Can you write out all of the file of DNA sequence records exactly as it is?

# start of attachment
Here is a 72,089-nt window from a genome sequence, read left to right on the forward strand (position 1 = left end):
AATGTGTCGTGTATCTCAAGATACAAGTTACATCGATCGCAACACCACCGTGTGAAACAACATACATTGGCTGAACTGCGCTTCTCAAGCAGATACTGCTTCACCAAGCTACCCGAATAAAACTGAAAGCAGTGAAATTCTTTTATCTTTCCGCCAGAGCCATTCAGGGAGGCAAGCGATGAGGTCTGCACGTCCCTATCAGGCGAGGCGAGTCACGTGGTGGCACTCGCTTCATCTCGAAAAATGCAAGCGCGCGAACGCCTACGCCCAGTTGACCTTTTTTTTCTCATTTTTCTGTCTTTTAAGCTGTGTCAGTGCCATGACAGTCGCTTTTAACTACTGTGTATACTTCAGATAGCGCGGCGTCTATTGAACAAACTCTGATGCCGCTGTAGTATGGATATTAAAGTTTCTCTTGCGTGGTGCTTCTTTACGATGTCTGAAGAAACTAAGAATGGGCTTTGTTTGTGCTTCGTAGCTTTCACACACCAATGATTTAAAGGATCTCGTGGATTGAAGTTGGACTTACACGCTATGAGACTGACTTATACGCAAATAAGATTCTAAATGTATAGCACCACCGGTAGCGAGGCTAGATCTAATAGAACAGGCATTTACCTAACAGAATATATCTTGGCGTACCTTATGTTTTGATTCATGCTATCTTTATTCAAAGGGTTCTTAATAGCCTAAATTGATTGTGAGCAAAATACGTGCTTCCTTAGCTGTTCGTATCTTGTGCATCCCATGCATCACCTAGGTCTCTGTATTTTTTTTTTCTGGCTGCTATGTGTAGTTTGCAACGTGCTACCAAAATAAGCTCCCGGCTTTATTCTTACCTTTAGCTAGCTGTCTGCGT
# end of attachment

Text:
Here is a 72,089-nt window from a genome sequence, read left to right on the forward strand (position 1 = left end):
AATGTGTCGTGTATCTCAAGATACAAGTTACATCGATCGCAACACCACCGTGTGAAACAACATACATTGGCTGAACTGCGCTTCTCAAGCAGATACTGCTTCACCAAGCTACCCGAATAAAACTGAAAGCAGTGAAATTCTTTTATCTTTCCGCCAGAGCCATTCAGGGAGGCAAGCGATGAGGTCTGCACGTCCCTATCAGGCGAGGCGAGTCACGTGGTGGCACTCGCTTCATCTCGAAAAATGCAAGCGCGCGAACGCCTACGCCCAGTTGACCTTTTTTTTCTCATTTTTCTGTCTTTTAAGCTGTGTCAGTGCCATGACAGTCGCTTTTAACTACTGTGTATACTTCAGATAGCGCGGCGTCTATTGAACAAACTCTGATGCCGCTGTAGTATGGATATTAAAGTTTCTCTTGCGTGGTGCTTCTTTACGATGTCTGAAGAAACTAAGAATGGGCTTTGTTTGTGCTTCGTAGCTTTCACACACCAATGATTTAAAGGATCTCGTGGATTGAAGTTGGACTTACACGCTATGAGACTGACTTATACGCAAATAAGATTCTAAATGTATAGCACCACCGGTAGCGAGGCTAGATCTAATAGAACAGGCATTTACCTAACAGAATATATCTTGGCGTACCTTATGTTTTGATTCATGCTATCTTTATTCAAAGGGTTCTTAATAGCCTAAATTGATTGTGAGCAAAATACGTGCTTCCTTAGCTGTTCGTATCTTGTGCATCCCATGCATCACCTAGGTCTCTGTATTTTTTTTTTCTGGCTGCTATGTGTAGTTTGCAACGTGCTACCAAAATAAGCTCCCGGCTTTATTCTTACCTTTAGCTAGCTGTCTGCGT